‘even if the Jews were to win the war [of 1948], its end would find the … achievements of Zionism destroyed … The “victorious” Jews would live surrounded by an entirely hostile Arab population, secluded inside ever-threatened borders, absorbed with physical self-defense to a degree that would submerge all other interests and activities’.
Israelis and Zionists around the world would vehemently disagree, arguing that far from Zionism being destroyed, it is thriving as evidenced by Israel’s achievements. Moreover, the militarized nature of the state is a price worth paying for to have the prize of a Jewish state. But this begs the question: how long can this laager-like state last?
Walter Mignolo continues the theme of Judith Butler in ‘decolonizing the nation state’ and argues that while Israel offered a solution to the Jewish people, it also became a problem for the Palestinians – and makes the contentious argument that to solve the conflict would require more than peace agreements – it would require decolonizing the form of the modern European nation-state. Whilst Israel was/is indeed a life-threatening problem for the Palestinians, it did not provide a solution to all Jewish people as evidenced by the fact that most Jews do not live in Israel. Furthermore, about a third of Jewish Israelis have dual citizenship, and large numbers have, in recent years, availed themselves of their second passport by undergoing a reverse aliyah to North America or Western Europe.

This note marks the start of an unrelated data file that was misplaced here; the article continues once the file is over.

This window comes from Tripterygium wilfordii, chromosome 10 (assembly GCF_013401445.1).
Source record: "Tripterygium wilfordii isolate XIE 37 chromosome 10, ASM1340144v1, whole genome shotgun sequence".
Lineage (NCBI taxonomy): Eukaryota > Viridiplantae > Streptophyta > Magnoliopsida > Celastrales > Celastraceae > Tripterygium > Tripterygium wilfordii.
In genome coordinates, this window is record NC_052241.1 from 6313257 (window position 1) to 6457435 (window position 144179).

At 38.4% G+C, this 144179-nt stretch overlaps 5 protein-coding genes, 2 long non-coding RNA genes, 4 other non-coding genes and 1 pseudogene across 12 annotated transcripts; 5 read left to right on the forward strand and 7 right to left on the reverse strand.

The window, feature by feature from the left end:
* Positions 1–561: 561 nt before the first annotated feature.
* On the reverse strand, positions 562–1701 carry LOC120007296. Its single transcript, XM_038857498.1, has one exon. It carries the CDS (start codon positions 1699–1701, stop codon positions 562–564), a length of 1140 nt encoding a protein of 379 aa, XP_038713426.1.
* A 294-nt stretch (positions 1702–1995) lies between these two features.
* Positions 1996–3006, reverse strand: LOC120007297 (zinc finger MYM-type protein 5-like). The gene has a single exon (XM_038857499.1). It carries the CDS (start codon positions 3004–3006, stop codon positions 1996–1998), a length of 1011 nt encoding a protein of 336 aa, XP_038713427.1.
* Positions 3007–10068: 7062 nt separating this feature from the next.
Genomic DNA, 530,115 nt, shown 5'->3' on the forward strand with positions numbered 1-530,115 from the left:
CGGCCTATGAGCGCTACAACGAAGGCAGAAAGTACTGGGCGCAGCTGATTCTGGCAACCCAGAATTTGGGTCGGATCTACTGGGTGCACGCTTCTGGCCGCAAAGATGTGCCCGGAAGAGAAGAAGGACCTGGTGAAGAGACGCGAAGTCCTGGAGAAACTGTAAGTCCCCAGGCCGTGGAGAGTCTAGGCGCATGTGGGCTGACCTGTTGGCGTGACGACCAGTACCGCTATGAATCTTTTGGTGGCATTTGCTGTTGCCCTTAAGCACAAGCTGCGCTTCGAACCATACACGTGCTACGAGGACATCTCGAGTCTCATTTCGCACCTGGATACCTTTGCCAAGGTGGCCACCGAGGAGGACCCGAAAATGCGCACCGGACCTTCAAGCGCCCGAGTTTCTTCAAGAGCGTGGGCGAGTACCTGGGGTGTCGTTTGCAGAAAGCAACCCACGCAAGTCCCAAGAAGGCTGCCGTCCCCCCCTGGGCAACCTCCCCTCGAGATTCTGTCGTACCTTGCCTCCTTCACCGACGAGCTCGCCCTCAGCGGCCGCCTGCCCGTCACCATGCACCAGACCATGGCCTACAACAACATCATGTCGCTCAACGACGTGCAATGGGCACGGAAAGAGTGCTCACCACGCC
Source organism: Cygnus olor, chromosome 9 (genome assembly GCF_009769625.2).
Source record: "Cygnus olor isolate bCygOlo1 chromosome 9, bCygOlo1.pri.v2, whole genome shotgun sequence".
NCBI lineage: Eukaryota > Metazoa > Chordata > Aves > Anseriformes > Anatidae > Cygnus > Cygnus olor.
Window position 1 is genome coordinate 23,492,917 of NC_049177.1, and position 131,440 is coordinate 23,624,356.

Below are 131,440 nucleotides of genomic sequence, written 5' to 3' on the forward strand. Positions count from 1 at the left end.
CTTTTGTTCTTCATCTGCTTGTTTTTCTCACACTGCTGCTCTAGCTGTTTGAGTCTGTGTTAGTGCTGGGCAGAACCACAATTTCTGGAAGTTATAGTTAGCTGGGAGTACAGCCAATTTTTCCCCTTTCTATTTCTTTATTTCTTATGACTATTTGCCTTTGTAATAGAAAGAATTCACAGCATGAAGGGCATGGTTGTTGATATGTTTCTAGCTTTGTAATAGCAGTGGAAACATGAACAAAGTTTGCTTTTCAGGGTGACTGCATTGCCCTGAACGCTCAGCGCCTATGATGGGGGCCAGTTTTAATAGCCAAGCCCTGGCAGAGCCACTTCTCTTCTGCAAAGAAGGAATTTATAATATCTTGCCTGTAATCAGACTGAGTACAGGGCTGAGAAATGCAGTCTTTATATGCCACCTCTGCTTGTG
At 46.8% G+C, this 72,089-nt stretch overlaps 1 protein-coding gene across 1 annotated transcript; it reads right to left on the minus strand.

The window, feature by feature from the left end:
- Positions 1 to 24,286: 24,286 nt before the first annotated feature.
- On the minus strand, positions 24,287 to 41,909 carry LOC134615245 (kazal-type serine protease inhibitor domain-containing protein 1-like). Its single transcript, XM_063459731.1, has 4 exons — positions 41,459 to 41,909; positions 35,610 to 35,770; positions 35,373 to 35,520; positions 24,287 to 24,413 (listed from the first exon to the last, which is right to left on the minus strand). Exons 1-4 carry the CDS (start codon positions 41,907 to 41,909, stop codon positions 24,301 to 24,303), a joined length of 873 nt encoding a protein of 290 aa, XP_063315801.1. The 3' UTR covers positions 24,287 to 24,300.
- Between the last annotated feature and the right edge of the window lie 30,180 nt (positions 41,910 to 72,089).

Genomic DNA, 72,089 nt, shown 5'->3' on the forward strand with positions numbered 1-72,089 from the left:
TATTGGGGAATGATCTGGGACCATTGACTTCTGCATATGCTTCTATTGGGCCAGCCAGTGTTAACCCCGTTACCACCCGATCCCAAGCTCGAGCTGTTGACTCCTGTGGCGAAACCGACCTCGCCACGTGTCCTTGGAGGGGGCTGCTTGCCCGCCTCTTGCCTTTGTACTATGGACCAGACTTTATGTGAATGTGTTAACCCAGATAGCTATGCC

Artemy Magun focuses on the similarities between Karl Marx and Hannah Arendt on the ‘Jewish Question’, and their overarching critique of religion per se. Interesting as this is, it does not get to grips with the subject matter at hand.
Marc Ellis, in a fascinating chapter ‘Notes on the prophetic instability of Zionism’, argues that ‘in the framework of deconstructing Zionism, solidarity here means a critical embrace of Jewish history and contemporary Jews with the hope that the end of the violence of the Jewish state will bring Jews back to an ethical path’. He elaborates upon this in the concluding section with a laudable wish: